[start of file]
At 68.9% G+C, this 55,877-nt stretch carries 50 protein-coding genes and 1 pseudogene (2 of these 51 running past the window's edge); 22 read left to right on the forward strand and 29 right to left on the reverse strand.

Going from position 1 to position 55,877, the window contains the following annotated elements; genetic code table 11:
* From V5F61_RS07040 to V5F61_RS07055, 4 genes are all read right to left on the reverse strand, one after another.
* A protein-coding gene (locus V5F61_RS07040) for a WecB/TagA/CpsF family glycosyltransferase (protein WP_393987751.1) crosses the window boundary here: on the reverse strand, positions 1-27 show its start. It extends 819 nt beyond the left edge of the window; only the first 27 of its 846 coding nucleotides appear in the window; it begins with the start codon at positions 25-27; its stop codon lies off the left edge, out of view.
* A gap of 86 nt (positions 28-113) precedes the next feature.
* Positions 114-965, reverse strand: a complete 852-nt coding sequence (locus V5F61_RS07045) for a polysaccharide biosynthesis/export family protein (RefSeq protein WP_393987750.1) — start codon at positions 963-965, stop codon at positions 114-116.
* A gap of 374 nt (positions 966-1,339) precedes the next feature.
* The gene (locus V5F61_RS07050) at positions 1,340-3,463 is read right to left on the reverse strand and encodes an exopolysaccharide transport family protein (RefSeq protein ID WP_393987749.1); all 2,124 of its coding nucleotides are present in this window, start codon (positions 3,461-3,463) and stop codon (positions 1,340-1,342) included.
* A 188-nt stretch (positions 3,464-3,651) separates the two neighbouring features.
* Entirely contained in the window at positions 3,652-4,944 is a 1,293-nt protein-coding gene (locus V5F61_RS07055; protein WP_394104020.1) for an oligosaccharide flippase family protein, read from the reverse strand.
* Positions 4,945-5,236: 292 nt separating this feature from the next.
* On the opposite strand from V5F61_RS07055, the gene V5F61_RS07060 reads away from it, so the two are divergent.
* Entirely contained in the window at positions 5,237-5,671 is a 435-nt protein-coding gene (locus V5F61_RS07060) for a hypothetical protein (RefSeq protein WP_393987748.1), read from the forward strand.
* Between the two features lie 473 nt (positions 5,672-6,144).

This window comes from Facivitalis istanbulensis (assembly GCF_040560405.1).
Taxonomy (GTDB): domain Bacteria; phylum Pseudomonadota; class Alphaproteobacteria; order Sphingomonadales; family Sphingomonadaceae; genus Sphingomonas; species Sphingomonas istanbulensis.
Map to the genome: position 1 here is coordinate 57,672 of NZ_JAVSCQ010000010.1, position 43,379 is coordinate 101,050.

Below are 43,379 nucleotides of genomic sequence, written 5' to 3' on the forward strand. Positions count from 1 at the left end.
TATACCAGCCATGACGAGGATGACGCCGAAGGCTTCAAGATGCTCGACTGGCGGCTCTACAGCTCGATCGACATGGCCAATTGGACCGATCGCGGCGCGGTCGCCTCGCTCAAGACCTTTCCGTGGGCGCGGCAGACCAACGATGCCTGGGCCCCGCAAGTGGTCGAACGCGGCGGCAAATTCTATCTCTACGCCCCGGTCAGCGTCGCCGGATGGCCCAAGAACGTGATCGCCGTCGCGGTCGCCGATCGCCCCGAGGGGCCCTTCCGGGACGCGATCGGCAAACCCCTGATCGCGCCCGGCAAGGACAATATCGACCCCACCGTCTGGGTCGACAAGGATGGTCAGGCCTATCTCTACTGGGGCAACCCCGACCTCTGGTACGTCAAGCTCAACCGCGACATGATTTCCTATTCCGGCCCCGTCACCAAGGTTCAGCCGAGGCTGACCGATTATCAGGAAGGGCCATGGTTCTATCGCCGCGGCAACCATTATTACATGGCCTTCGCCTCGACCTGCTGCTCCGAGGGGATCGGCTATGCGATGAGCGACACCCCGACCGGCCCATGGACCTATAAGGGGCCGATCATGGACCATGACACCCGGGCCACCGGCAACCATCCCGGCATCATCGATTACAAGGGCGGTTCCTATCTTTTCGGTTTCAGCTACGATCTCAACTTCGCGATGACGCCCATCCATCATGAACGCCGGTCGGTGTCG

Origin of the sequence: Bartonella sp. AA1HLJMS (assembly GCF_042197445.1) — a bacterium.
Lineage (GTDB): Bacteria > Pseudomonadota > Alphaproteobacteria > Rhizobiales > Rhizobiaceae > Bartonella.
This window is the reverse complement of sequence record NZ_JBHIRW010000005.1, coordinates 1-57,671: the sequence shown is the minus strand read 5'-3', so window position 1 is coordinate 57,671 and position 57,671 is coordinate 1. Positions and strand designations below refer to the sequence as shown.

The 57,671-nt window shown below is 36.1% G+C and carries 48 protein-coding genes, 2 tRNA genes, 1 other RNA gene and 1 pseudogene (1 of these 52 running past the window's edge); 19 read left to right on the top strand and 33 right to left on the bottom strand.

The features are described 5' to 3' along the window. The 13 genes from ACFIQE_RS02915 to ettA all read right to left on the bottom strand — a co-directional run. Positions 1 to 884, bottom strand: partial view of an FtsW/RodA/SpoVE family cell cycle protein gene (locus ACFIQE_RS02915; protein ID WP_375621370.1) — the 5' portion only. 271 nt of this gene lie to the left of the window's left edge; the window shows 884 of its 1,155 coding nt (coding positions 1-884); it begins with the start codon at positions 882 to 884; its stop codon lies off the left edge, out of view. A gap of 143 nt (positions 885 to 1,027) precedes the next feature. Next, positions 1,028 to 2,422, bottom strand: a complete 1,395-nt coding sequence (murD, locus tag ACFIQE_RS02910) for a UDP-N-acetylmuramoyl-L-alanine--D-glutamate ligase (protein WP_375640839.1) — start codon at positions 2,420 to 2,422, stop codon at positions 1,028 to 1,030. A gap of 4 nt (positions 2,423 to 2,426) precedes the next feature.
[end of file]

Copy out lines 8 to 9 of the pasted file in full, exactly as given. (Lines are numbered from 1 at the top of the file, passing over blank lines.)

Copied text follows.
* The gene (locus V5F61_RS07050) at positions 1,340-3,463 is read right to left on the reverse strand and encodes an exopolysaccharide transport family protein (RefSeq protein ID WP_393987749.1); all 2,124 of its coding nucleotides are present in this window, start codon (positions 3,461-3,463) and stop codon (positions 1,340-1,342) included.
* A 188-nt stretch (positions 3,464-3,651) separates the two neighbouring features.